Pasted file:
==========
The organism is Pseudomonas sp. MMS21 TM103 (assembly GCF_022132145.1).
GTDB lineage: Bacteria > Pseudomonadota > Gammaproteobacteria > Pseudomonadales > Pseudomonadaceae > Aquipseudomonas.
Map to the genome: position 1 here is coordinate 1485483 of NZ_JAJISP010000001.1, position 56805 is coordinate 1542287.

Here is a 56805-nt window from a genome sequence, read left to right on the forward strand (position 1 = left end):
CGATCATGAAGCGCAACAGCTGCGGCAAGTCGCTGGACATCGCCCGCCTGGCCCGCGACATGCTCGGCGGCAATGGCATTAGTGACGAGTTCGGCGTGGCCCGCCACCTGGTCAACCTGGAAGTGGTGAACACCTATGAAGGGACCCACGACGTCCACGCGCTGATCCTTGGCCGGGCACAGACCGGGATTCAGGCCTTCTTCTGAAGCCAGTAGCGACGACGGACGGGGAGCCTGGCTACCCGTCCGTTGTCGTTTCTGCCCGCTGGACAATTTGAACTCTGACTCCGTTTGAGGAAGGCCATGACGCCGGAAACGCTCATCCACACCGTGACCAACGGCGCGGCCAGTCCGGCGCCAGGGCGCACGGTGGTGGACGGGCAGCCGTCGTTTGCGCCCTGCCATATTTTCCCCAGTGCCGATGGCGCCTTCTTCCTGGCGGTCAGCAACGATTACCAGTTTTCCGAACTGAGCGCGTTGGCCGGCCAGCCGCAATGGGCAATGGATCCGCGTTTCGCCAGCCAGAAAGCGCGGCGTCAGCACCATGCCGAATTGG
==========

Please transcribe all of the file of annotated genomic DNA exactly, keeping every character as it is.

The organism is Pseudomonas sp. MMS21 TM103 (assembly GCF_022132145.1).
GTDB lineage: Bacteria > Pseudomonadota > Gammaproteobacteria > Pseudomonadales > Pseudomonadaceae > Aquipseudomonas.
Map to the genome: position 1 here is coordinate 1485483 of NZ_JAJISP010000001.1, position 56805 is coordinate 1542287.

Here is a 56805-nt window from a genome sequence, read left to right on the forward strand (position 1 = left end):
CGATCATGAAGCGCAACAGCTGCGGCAAGTCGCTGGACATCGCCCGCCTGGCCCGCGACATGCTCGGCGGCAATGGCATTAGTGACGAGTTCGGCGTGGCCCGCCACCTGGTCAACCTGGAAGTGGTGAACACCTATGAAGGGACCCACGACGTCCACGCGCTGATCCTTGGCCGGGCACAGACCGGGATTCAGGCCTTCTTCTGAAGCCAGTAGCGACGACGGACGGGGAGCCTGGCTACCCGTCCGTTGTCGTTTCTGCCCGCTGGACAATTTGAACTCTGACTCCGTTTGAGGAAGGCCATGACGCCGGAAACGCTCATCCACACCGTGACCAACGGCGCGGCCAGTCCGGCGCCAGGGCGCACGGTGGTGGACGGGCAGCCGTCGTTTGCGCCCTGCCATATTTTCCCCAGTGCCGATGGCGCCTTCTTCCTGGCGGTCAGCAACGATTACCAGTTTTCCGAACTGAGCGCGTTGGCCGGCCAGCCGCAATGGGCAATGGATCCGCGTTTCGCCAGCCAGAAAGCGCGGCGTCAGCACCATGCCGAATTGG